choosing a major vs. choosing a career, is there a correlation?

choosing a major

When your first two years in college are hard enough, adding on the decision of your major is often times the icing on a not-so-tasty cake. The process I went through was full of ink and mascara smudges. I routinely changed my mind and scribbled over one disciple for another on my Junior Major Form (the ink smudges, duh). And I cried frequently out of sheer confusion (the mascara smudges, obvi). But we all have to make an eventual decision – and that is where I want to help. My process was far from perfect, but it worked, so let’s talk about the journey.

I applied to the college on my list with the intention of being an English major. But something during my summer before college made me think I didn’t like reading. Maybe I was burned out from high school? Maybe I thought I was too cool for school? Who knows… But I took it as a sign that I should enter into college undecided in my major. This definitely had its benefits: I felt free to explore, take classes with my friends, and rejoice in all of the academic opportunities. But these feelings and actions also came with a sense of worry. As my first semester of college turned into my second, I suddenly felt the pressure to know what I should major in. I also thought that my major would be an end-all be-all for my future career path. So I evaluated the courses I had taken so far by answering the following questions:

What about this class interested me? The readings? The professor? The topics discussed?

What other courses are offered in this discipline? Do they sound just as engaging?

I took quite a few politics and international relations courses my first year, and after answering the questions above, I somehow decided to pursue economics. You’re not reading that incorrectly – I literally jumped from politics to economics without having taken one class in the latter’s field. Those questions work, I promise you, but I somehow deduced from my own responses that I needed to change disciples completely. So I went for it.

I took my first economics class fall semester of my sophomore year. And it was fascinating, interesting, but also really hard. At the same time that I was taking Macroeconomics, I was also taking an Intro African American Literature class. By the end of the semester, I received a C in Macroeconomics and an A in Intro African American Literature. I needed to reevaluate:

Why did I decide to take this class? Because it would get me a job after I graduate? Because it’s what I love?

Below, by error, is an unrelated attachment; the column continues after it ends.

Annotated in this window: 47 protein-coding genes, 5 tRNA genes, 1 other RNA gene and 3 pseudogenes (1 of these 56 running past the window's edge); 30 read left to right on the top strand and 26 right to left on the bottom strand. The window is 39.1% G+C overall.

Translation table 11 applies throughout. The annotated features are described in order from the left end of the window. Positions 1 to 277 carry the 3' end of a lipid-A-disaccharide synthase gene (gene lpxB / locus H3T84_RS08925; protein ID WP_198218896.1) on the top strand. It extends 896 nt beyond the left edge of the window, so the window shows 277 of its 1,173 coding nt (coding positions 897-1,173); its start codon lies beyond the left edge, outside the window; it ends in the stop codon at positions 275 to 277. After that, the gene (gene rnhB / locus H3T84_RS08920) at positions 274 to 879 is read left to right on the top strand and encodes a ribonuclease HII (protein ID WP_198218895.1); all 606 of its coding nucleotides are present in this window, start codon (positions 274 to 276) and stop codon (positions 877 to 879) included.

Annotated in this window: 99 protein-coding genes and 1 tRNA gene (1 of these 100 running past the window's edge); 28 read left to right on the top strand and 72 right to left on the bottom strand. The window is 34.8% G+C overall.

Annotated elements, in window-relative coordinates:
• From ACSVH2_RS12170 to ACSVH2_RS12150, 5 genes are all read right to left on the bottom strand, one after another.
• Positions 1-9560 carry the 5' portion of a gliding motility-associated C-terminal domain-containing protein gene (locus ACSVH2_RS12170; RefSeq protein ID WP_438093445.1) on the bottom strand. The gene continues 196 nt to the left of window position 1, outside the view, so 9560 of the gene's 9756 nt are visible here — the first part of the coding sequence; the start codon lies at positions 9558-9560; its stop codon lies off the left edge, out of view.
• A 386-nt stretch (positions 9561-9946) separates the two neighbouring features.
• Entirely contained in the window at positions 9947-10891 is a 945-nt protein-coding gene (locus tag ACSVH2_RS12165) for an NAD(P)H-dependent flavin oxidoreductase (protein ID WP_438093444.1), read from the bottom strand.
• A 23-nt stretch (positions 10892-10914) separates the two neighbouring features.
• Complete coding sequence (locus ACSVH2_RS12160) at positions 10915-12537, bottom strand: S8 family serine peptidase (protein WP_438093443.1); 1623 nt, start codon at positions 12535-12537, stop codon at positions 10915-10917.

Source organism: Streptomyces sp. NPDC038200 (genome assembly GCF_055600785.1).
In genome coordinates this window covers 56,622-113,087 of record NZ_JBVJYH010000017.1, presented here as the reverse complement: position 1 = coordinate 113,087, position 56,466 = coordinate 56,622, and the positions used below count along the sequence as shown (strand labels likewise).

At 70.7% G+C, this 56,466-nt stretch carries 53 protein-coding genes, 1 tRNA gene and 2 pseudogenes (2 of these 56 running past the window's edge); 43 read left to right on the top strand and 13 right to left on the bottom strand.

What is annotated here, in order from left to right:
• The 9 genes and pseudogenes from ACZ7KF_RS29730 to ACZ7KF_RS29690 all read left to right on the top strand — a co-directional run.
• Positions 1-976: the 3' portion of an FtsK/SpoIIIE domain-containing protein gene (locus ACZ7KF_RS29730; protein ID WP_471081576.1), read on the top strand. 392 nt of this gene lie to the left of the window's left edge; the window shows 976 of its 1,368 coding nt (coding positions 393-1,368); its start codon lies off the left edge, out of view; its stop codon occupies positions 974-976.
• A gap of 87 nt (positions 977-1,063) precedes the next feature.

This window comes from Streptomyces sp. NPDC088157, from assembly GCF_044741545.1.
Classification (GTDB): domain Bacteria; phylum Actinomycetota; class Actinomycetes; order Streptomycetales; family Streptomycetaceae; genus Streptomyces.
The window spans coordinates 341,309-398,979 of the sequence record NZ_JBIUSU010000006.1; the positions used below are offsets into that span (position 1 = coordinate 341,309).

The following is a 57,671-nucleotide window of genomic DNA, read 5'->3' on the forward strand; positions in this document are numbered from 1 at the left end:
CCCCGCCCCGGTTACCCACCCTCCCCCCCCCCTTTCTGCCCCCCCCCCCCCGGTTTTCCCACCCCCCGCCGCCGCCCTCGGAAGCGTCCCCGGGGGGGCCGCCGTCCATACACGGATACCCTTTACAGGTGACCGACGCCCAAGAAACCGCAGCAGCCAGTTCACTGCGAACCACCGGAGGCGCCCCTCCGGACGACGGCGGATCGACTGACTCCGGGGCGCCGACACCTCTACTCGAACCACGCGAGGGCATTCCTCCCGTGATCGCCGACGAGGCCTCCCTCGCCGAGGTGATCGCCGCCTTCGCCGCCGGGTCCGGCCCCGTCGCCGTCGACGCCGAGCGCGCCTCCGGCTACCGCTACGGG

My answer? I took Macroeconomics because I thought an Economics degree would get me hired after I graduated, so I desperately tried to make myself be good at something I was clearly not cut out for. I am not good at Economics. But I did realize that I am good at literature. Intro African American Literature made me unabashedly happy. It was my realm, my space, where I needed to be.

And then I decided to go abroad. Spring semester Sophomore year, I traveled to Siena, Italy.

I spent four months living and breathing Italian culture. I was living with my beloved Paola, eating spaghetti every day, and forgetting about the fact that I had declared my Economics major before hopping on a plane for Europe. I was genuinely happy in Siena, which was the same feeling I experienced after submitting my last paper for my literature course.

So when it came time to register for classes for the Fall, I didn’t chose a single Economics class.

Instead, I chose American Lit Survey I, British Lit Survey 2, and African American Writers. I’m sure my sigh of relief was heard around the world—because the satisfaction was real.

Although my journey through majors may be hard to follow, the bottom line is: Do what makes you happy, do what challenges you healthfully, and do whatever you want.

There is no formula to get hired after graduation. As Nonie Creme SC ’94 puts best: “People sometimes roll their eyes at certain majors like, ‘What will you do with that?’ The correct answer is ‘Anything I want, actually.’” Reflect, evaluate, and maybe go abroad. If you study something you’re passionate about, your life will greatly improve – just as mine did. You will develop a newfound confidence in your abilities as an academic, which will (hopefully) transfer into your confidence in finding a post-grad path.

In the end, your major only matters by the degree in which it makes you feel fulfilled. A job is just a job, and there are plenty out there for you to have. But a college education is only for four years, make the most out of it.

Want to make these decisions even easier? Download the guide below and navigate how your passions translate academically and professionally.